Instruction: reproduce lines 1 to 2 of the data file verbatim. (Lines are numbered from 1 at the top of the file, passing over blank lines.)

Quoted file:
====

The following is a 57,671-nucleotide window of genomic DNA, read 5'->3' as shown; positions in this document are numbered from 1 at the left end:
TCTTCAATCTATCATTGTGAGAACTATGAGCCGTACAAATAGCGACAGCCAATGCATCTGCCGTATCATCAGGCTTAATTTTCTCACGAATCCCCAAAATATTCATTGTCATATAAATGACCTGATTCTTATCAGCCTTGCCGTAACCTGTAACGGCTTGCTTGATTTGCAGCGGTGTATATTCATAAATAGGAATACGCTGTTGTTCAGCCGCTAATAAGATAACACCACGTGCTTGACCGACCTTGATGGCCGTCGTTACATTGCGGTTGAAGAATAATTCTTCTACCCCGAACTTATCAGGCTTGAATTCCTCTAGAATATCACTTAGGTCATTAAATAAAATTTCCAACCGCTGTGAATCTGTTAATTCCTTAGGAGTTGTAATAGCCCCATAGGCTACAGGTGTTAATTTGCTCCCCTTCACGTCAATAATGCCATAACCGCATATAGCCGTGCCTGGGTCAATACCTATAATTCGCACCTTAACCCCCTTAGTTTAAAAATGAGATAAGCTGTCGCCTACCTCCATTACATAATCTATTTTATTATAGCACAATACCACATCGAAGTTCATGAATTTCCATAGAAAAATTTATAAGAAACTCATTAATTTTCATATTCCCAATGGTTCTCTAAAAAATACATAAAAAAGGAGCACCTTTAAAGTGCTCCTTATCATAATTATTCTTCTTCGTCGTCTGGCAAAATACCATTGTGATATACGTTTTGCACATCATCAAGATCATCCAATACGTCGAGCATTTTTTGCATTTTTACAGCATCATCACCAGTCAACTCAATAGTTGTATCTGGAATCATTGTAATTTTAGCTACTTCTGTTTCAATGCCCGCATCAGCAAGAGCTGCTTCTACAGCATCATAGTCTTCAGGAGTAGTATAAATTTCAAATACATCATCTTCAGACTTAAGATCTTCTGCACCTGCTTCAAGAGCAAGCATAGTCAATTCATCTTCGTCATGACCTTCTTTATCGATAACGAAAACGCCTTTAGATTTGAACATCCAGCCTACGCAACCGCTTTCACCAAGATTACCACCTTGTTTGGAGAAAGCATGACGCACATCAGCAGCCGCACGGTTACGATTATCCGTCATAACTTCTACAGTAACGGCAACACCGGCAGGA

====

The following is a 57,671-nucleotide window of genomic DNA, read 5'->3' as shown; positions in this document are numbered from 1 at the left end:
TCTTCAATCTATCATTGTGAGAACTATGAGCCGTACAAATAGCGACAGCCAATGCATCTGCCGTATCATCAGGCTTAATTTTCTCACGAATCCCCAAAATATTCATTGTCATATAAATGACCTGATTCTTATCAGCCTTGCCGTAACCTGTAACGGCTTGCTTGATTTGCAGCGGTGTATATTCATAAATAGGAATACGCTGTTGTTCAGCCGCTAATAAGATAACACCACGTGCTTGACCGACCTTGATGGCCGTCGTTACATTGCGGTTGAAGAATAATTCTTCTACCCCGAACTTATCAGGCTTGAATTCCTCTAGAATATCACTTAGGTCATTAAATAAAATTTCCAACCGCTGTGAATCTGTTAATTCCTTAGGAGTTGTAATAGCCCCATAGGCTACAGGTGTTAATTTGCTCCCCTTCACGTCAATAATGCCATAACCGCATATAGCCGTGCCTGGGTCAATACCTATAATTCGCACCTTAACCCCCTTAGTTTAAAAATGAGATAAGCTGTCGCCTACCTCCATTACATAATCTATTTTATTATAGCACAATACCACATCGAAGTTCATGAATTTCCATAGAAAAATTTATAAGAAACTCATTAATTTTCATATTCCCAATGGTTCTCTAAAAAATACATAAAAAAGGAGCACCTTTAAAGTGCTCCTTATCATAATTATTCTTCTTCGTCGTCTGGCAAAATACCATTGTGATATACGTTTTGCACATCATCAAGATCATCCAATACGTCGAGCATTTTTTGCATTTTTACAGCATCATCACCAGTCAACTCAATAGTTGTATCTGGAATCATTGTAATTTTAGCTACTTCTGTTTCAATGCCCGCATCAGCAAGAGCTGCTTCTACAGCATCATAGTCTTCAGGAGTAGTATAAATTTCAAATACATCATCTTCAGACTTAAGATCTTCTGCACCTGCTTCAAGAGCAAGCATAGTCAATTCATCTTCGTCATGACCTTCTTTATCGATAACGAAAACGCCTTTAGATTTGAACATCCAGCCTACGCAACCGCTTTCACCAAGATTACCACCTTGTTTGGAGAAAGCATGACGCACATCAGCAGCCGCACGGTTACGATTATCCGTCATAACTTCTACAGTAACGGCAACACCGGCAGGA